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Sounding just like you'd expect a man who'd been paid $120 million by the Hearst Corporation to sound, Singleton continued on, and on: "Hearst is one of the classiest companies in our business. Frank Bennack is an honorable man who was born in San Antonio and loves Texas. The Chronicle is in great hands with very good people owning and operating it. Ad rates will get a little higher" -- and here Deano chuckled -- "actually, a lot higher."
But lest his listeners think of joining the ranks of advertisers talking boycott because of skyrocketing ad rates, Singleton added, "The Chronicle has been very fair to the community and I would ask you to appreciate them, because they aren't gouging [advertisers]."
He finally tapped the spigot of superlatives when he declared that the Chronicle "may become one of the world's class newspapers." (At that point our attention was temporarily diverted when a uniformed waitress opened the closet door and shoved in a fresh rack of dirty dishes. After recovering from the momentary surprise of confronting a suited scribbler amid the soiled ceramics, she smiled and went on about her business.)
Singleton must indeed admire the Chronicle, because he told the Ivy Leaguers he tried to buy it twice, the first time in 1987 when owner Houston Endowment was forced to unload the paper to keep its status as a non-profit foundation.
"One of the crown jewels of American journalism was being shopped around," Deano recalled. "Our company offered $415 million in cash to buy the paper." But the Endowment chose to sell the paper to Hearst for $400 million, a move that Singleton says he accepted like a real grownup.
"It does hurt your feelings when they sell to someone else," he said. "But I'm a big boy -- I took my licks and went on about my business."
Meanwhile, then-attorney general Jim Mattox got involved in the sale by securing two temporary restraining orders. Mattox argued that the Endowment was obligated to get the best possible price for the Chronicle. "When Mattox intervened we did not support that effort," said Singleton, explaining that he believes paper owners have the right to sell their property to whomever they wish. Eventually, Hearst had to buy the paper for the same price Singleton claims he offered, $415 million.
But one unrealized deal can provide the momentum for another. According to Singleton, officials of the Toronto Sun Company, then-owners of the Houston Post, heard he was on a shopping spree and offered their local property for consideration. At the same time the Times-Mirror Corporation waved the Denver Post under his nose. What's a poor CEO to do? "My reaction was that it would be silly to buy both," Singleton mused. "Maybe even suicidal." But he decided to shop till he dropped.
"A lot of Jack Daniels got passed around when we bought the Post," he explained. "So three days later we bought the Denver Post."
One of the first things Singleton did at the Houston Post was bring in a media consultant who directed the paper away from the Canadians' garish red masthead and tabloid headline approach "to a more conservative look." The consultant also advised that more boosterism would bring back advertising. "It did," Singleton said. "1989 was the best year we had here."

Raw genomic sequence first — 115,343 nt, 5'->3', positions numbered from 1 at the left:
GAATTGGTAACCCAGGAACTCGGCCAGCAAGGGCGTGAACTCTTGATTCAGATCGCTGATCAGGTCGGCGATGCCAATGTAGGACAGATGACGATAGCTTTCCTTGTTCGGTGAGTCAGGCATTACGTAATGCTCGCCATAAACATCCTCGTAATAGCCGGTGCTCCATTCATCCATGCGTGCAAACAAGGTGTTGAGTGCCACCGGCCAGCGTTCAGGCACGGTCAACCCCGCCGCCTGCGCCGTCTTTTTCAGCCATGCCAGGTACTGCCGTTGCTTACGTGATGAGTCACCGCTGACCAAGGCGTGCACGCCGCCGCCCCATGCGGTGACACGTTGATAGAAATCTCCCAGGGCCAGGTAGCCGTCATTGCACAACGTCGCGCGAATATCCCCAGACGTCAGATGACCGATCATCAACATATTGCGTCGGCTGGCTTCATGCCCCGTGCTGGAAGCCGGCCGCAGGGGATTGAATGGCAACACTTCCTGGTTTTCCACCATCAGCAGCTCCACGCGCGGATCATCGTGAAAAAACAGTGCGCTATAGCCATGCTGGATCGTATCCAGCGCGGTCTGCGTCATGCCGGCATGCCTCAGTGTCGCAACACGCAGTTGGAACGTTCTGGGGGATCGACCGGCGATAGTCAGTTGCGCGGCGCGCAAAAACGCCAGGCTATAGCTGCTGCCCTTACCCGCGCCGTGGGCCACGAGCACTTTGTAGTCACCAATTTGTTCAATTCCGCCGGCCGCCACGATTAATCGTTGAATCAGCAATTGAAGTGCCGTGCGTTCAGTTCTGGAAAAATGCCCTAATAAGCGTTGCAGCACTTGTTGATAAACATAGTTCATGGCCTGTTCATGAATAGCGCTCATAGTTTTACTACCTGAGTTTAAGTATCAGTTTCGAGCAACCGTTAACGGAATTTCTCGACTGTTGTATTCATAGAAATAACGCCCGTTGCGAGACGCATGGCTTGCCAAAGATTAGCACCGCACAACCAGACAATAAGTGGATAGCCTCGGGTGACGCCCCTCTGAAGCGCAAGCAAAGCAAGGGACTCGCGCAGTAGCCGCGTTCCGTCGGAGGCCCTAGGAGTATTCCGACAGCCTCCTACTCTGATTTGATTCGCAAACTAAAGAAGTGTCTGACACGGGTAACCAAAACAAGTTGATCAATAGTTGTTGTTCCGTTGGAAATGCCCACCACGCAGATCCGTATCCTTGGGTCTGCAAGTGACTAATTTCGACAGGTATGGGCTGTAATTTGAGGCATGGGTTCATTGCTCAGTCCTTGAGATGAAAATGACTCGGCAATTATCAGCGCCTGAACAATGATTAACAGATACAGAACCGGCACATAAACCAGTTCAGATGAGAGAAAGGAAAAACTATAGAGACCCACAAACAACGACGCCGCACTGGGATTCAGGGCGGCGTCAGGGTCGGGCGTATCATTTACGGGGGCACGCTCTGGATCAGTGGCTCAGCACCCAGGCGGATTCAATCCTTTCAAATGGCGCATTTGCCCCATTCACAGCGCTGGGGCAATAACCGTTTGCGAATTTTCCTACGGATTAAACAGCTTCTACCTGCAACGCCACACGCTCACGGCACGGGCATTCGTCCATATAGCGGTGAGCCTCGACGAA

But it was all downhill from there, Singleton told the audience, and by 1993 he had realized there was no way to beat the Chronicle. If you can't beat them, buy them, he reasoned. He claimed that he made an offer to Hearst to buy the Chronicle on May 5, 1993. "It was a big offer, fully financed, and they soundly rejected it," said Singleton. "It was apparent that Hearst had decided to stay in Houston."
In one other twist, Singleton said that he and Hearst officials agreed at the end of the year to explore the possibility of a joint operating agreement between the two papers, one that would have had both being published out of one facility. The talks, said Singleton, foundered when both sides decided there was no long-term future in a marriage, particularly one in which one of the partners would have to move to the afternoon.
Perhaps the most unbelievable comment of his speech was Singleton's contention that he would have foregone $50 million from the price paid by Hearst to break even and sell the paper to a willing buyer he wouldn't name. He told the audience a closing date for such a deal had actually been set, but the buyer got cold feet as the cost of newsprint skyrocketed. This may have been the rumored dalliance between Singleton and the owner of the Dallas Morning News, A.H. Belo Corporation. In any case, it's hard to imagine Dean Singleton turning his back on a pirate's treasure simply to keep the Houston Post alive. Perhaps the main thrust of his tale was to signal to the executives with the Harvard degrees that he had walked away from the Post with a $50 million nest egg.
So what's in the future for the cash-flush CEO? "Our company is stronger than it's ever been," crowed Singleton. "We own 76 papers and it's been a banner year for the Denver Post, the flagship of our chain. We have more to work with there than we had in Houston."